EDIT: Added datasheet for the inductor and some oscilloscope measurements.

I'm using a LTC3442 buck-boost converter from Linear Technology / Analog Devices (datasheet) in my design to produce a 3.3V output from a 2.5-4.5V input (Li-Ion cell, bat+ in schematic), but I'm facing some problems.

When the input is applied, nothing happens and the output is steady at 0.0V. However, if the output is excited by connecting it momentarily to the input (shorting +3V3 to bat+), everything works as expected and 3.3V is maintained at the output - but only until the power is disconnected. After that, the process must be repeated to "power up" the device.

Thus, something is definitely working, but the power up sequence is somehow not working properly. What can be the cause of this, and what can I do to fix it?

I hope you are able to help!

Other observations:

  • The output can only be triggered by the shorting "trick", if the input is above 3.3V
  • After powering up, the 3.3V output works across the entire input range (2.5 to 4.5V)
  • When the output current is increased beyond 300mA, it turns off and cannot be powered up until the load is removed.


Inductor specs:

  • Murata DFE201612E-4R7M=P2 (datasheet)
  • Type: Wirewound and shielded 4.7uH inductor
  • Maximum DC current: 1.2A
  • Saturation current: 1.8A.

DSO plots Below is some DSO plots as the lines look just after power-up and after the output has been excited as described above: enter image description here

  • \$\begingroup\$ What's the saturation current spec on your inductor? \$\endgroup\$
    – John D
    Commented Mar 15, 2022 at 22:43
  • \$\begingroup\$ Does SHDN/SS go above 2.4V? Also to enable Burst Mode operation, SHDN/SS must be raised to within 0.5V of VIN. Show some DSO plots input output and SS \$\endgroup\$ Commented Mar 16, 2022 at 1:21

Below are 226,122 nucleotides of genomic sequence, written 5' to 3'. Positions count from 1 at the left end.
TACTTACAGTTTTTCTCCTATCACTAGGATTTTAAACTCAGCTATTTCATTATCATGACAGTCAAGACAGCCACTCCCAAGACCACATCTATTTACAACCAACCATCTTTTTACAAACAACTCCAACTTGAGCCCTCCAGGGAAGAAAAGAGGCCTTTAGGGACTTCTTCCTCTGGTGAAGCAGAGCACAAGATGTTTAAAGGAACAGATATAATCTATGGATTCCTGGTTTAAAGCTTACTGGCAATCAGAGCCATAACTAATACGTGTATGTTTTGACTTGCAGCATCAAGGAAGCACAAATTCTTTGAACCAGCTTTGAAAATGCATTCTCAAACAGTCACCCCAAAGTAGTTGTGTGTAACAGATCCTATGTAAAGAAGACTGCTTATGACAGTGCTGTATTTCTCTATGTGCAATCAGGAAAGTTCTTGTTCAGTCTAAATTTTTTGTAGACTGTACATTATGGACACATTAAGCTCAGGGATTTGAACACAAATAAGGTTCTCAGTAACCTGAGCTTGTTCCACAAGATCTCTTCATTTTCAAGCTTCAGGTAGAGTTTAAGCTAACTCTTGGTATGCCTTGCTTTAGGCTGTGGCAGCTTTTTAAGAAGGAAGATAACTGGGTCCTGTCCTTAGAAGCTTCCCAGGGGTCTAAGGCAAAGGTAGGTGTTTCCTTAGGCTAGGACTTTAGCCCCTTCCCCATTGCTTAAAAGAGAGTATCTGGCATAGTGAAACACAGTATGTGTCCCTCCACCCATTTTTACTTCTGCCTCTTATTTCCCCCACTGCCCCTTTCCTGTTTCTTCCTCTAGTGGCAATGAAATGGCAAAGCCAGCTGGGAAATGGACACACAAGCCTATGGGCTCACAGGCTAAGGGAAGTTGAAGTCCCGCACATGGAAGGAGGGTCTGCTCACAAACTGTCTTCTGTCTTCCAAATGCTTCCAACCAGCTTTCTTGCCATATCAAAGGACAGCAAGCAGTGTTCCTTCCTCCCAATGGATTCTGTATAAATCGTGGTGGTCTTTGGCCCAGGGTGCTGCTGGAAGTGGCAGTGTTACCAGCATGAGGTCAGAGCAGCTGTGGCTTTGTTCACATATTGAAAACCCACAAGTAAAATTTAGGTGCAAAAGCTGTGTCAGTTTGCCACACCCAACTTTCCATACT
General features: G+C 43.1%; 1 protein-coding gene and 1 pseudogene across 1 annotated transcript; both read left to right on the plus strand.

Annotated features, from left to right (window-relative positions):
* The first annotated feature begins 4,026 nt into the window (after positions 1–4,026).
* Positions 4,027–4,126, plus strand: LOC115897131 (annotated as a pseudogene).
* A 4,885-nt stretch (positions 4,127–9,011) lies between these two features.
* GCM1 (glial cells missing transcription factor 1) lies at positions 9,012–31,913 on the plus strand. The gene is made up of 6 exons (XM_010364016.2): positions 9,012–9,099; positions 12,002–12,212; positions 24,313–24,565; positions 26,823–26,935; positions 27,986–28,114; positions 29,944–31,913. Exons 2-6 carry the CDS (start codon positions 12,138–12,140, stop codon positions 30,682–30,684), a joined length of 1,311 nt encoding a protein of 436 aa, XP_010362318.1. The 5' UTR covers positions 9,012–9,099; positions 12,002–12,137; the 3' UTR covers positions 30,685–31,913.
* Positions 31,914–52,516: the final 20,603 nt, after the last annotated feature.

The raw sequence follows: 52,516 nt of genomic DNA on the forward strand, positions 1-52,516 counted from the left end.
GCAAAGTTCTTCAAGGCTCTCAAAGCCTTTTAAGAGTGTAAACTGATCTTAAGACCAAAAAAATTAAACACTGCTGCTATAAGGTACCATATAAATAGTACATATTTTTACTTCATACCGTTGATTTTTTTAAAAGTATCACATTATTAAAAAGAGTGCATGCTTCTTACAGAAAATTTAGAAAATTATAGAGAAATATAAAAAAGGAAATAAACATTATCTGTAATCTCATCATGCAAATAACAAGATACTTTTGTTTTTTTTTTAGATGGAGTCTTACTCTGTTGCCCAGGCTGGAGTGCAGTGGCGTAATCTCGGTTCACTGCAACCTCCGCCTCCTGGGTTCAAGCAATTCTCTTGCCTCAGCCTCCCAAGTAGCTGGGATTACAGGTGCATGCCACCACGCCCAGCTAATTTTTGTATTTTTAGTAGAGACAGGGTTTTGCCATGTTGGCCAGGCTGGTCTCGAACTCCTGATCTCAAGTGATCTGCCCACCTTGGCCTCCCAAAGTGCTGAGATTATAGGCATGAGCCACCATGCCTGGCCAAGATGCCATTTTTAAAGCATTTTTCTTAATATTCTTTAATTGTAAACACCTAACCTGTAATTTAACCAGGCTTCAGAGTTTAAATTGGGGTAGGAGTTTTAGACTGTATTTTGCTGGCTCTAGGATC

• \$\begingroup\$ Examine all pins for operation. Consider error amplifier with Type III Compensation. \$\endgroup\$ Commented Mar 16, 2022 at 1:27
  • \$\begingroup\$ @JohnD the saturation current is 1.8A. I added it to the description and attached the datasheet. \$\endgroup\$ Commented Mar 16, 2022 at 12:56
  • \$\begingroup\$ @TonyStewartEE75 Yes it does, both before and after the output is established (see DSO plots as requested), so the requirement of raising SHDN/SS to within 0.5V of VIN should indeed be met. I don't know what an error amplifier with Type III compensation is. Is it an instrument that I should use for the measurements? \$\endgroup\$ Commented Mar 16, 2022 at 12:58

2 Answers 2


Okay I found a solution now!

Inspired by @StainlessSteelRat's answer I tried switching out the inductor to some others ones I had lying around with a lower DCR, but to no avail.

Following the same line of thought, I reflected on what else could induce too high resistances in the power-carrying paths. In my PCB layout, the large PGND pad on the bottom of the chip is directly coupled to a quite large ground plane through multiple vias and thus provides very good thermal transfer. However, this could also cause some issues with the reflow of solder if not properly heated and thus induce a poor / high resistance connection from PGND to supply GND.

After reworking the solder with more heat and flux, everything works as expected (validated on 3 boards now) with the original inductor. I tested it up to 1A of output.

So it was a poor solder job on my side causing the problems. Sorry for the inconvenience and thanks for the inputs!

  • \$\begingroup\$ Congratulations on finding the solution, nice work! \$\endgroup\$
    – John D
    Commented Mar 17, 2022 at 21:27

From linked LTC3442 datasheet:

For high efficiency, choose a ferrite inductor with a high frequency core material to reduce core loses. The inductor should have low ESR (equivalent series resistance) to reduce the I2R losses, and must be able to handle the peak inductor current without saturating. Molded chokes or chip inductors usually do not have enough core to support the peak inductor currents in the 1A to 2A region. To minimize radiated noise, use a shielded inductor. See Table 1 for a suggested list of inductor suppliers.

enter image description here

Sadly, Table 1 does not list recommended inductors.

Their DC799 Reference Design using part LTC3442 recommends the 5μF Coilcraft MSS7341.

From Mouser:

enter image description here enter image description here

5μF Coilcraft MSS7341 has 23mΩ DCR. You have a fixed chip inductor at 252mΩ DCR. Thicker wire with less resistance and larger mass.

You do not have enough inductor for the LTC3442 to work. The fact you can trick it by charging up the output capacitors is meaningless because the inductor can not deliver expected current.


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